Unconscious bias training is a huge growing market.
It probably doesn’t work.
There is evidence that it makes matters worse.
The Prejudice Lab at the University of Wisconsin has developed over 30 years a new approach: from seeking to eliminate unconscious bias to changing conscious behaviour.
Learning from watching poor results even as the unconscious bias training machinery became mandatory over more and more businesses, this team studied what really seems to happen.
An old adage: ‘what you concentrate on grows’. This may well be happening in unconscious bias training.
It looks as if the following dynamics may be in play.
Itemising and describing ‘minorities’ may strengthen the very sense of ‘otherness’ that underpins so much prejudice.
Strong bias – unconscious or not – often accompanies certain other characteristics. The key one? Not appreciating being told what to think or do. So training that feels the slightest bit like ‘lecturing’ may entrench bias.
Itemising and describing other peoples’ biases may, oddly, increase one’s own. It acts as a sort of permission, or normalisation.
As seen with some virtue signalling activities such as conspicuous charity donation, the sense of ‘I’ve done that now’ can reduce subsequent real positive action.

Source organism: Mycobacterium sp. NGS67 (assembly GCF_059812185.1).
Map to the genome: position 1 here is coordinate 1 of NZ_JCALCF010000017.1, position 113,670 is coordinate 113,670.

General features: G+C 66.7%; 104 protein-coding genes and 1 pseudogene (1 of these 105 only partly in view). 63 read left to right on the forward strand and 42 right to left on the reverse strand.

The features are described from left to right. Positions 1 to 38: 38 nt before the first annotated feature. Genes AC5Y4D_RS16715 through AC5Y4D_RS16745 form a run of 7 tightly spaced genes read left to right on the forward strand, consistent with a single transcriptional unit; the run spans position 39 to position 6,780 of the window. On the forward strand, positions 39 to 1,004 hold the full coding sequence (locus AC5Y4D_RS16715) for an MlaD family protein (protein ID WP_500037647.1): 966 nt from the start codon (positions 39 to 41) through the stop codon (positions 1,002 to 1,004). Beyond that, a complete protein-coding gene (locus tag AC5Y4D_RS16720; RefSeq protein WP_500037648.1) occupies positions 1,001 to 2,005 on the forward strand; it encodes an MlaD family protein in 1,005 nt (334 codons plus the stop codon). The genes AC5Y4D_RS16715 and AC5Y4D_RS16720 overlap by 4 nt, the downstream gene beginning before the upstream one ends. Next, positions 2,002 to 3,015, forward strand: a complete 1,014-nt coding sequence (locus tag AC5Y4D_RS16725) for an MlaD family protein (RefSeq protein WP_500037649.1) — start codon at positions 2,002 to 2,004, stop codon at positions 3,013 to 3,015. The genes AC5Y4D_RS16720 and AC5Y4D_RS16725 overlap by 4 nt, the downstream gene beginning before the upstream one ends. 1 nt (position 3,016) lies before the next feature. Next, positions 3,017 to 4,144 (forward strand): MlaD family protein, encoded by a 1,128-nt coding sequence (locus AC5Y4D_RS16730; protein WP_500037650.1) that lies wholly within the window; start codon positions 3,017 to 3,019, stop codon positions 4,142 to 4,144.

The current advice is simple and action orientated.
Move from the unconscious to the conscious. Model visible behaviours and actions.
Acknowledge – rather than deny or smooth over – differences.
Create, encourage, build and reward the behaviour you want to see. Create a culture that everyone wants to be, and can be, part of rather than talking about it. Do whatever it takes to make everyone feel part of the same team.
Karl Lagerfeld’s death was announced this week.
One of this intelligent man’s mantras was ‘embrace the present and invent the future’.
What a great brief for re-thinking unconscious bias in our workplaces.